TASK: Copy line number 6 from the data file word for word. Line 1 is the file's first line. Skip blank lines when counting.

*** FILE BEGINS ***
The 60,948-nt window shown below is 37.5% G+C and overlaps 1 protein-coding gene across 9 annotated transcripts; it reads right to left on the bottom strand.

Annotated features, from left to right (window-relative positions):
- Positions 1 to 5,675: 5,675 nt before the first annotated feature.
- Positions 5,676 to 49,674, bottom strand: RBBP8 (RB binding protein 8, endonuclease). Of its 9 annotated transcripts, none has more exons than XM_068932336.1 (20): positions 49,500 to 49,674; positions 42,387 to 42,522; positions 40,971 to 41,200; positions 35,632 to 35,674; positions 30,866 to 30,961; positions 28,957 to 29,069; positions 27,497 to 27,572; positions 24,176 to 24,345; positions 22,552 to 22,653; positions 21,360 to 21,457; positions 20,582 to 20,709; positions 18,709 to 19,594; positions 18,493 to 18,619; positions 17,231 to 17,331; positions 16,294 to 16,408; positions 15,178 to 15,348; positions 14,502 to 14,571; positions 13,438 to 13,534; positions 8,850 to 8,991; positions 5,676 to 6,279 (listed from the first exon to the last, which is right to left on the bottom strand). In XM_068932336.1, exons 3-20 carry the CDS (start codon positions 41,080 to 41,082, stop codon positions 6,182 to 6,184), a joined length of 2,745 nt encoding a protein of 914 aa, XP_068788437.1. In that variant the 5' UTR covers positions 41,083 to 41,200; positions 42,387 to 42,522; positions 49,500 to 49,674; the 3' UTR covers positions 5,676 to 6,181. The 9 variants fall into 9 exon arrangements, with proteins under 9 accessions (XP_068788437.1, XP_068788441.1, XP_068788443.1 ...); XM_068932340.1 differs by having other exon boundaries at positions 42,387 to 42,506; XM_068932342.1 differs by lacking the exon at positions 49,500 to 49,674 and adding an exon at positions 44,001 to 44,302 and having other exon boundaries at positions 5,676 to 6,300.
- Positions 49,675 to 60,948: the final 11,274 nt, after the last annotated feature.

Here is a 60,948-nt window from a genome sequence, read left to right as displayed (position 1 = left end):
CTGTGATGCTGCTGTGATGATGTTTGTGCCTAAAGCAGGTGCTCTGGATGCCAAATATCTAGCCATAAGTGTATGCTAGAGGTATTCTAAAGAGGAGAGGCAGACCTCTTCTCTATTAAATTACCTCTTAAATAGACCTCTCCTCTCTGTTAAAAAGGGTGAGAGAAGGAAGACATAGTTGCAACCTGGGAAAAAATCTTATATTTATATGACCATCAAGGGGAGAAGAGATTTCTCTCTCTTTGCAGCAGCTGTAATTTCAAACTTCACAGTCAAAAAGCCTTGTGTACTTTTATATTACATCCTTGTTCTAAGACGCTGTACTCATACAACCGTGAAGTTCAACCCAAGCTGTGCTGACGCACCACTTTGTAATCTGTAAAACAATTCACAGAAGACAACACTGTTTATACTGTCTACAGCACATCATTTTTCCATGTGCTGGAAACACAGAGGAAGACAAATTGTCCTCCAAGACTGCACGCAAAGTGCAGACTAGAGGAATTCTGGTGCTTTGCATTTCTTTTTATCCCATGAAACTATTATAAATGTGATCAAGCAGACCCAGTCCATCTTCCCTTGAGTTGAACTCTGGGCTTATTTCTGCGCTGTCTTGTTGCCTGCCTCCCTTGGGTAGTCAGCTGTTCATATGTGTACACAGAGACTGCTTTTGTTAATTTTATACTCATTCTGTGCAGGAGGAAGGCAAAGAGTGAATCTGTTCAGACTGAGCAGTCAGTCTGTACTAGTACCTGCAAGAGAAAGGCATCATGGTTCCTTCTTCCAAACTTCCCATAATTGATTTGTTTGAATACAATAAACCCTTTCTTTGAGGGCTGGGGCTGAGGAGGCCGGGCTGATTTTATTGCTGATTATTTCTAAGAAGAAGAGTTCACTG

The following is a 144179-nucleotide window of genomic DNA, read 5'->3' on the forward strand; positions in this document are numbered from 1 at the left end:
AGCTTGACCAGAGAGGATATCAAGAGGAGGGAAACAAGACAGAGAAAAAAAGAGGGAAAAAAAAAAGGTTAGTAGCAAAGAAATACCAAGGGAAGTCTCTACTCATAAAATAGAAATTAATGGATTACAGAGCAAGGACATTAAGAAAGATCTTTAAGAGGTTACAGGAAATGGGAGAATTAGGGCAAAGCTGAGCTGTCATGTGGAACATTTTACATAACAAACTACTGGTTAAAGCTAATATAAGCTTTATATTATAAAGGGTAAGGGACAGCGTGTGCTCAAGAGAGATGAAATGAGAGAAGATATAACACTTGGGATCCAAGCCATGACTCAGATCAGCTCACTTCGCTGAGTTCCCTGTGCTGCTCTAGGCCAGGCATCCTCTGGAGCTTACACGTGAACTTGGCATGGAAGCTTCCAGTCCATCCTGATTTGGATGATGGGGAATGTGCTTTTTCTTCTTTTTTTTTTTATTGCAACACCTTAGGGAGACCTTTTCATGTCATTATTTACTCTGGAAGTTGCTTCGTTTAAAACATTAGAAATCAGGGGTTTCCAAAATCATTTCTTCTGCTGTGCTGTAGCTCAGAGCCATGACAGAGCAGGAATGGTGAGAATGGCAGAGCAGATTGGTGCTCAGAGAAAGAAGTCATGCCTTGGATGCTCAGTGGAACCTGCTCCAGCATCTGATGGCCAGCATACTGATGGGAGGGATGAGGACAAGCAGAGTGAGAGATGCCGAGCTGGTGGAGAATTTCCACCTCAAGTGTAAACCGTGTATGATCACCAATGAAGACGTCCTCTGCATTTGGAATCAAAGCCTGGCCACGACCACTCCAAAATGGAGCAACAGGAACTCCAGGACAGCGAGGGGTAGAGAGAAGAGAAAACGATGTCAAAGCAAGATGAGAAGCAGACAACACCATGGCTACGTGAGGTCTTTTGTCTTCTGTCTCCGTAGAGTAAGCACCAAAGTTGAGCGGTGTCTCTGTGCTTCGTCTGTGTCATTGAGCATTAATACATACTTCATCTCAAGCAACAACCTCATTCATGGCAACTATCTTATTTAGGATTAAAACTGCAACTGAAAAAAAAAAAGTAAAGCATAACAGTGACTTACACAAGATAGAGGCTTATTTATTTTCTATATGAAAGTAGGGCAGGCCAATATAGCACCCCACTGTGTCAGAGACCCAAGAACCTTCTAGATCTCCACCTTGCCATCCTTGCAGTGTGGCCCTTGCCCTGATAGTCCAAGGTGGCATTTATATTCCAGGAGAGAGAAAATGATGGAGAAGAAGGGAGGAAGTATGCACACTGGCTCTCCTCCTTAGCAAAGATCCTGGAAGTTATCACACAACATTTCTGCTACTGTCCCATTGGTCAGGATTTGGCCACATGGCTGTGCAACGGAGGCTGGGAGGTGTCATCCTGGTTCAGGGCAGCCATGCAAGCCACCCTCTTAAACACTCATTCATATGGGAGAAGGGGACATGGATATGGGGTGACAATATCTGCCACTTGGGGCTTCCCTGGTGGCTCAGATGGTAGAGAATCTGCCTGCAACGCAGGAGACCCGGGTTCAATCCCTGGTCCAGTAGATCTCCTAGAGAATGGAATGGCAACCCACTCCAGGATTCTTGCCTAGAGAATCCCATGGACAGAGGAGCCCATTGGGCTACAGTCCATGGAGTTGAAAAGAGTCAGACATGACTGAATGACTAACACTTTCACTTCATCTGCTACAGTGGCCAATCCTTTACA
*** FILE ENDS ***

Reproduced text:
Here is a 60,948-nt window from a genome sequence, read left to right as displayed (position 1 = left end):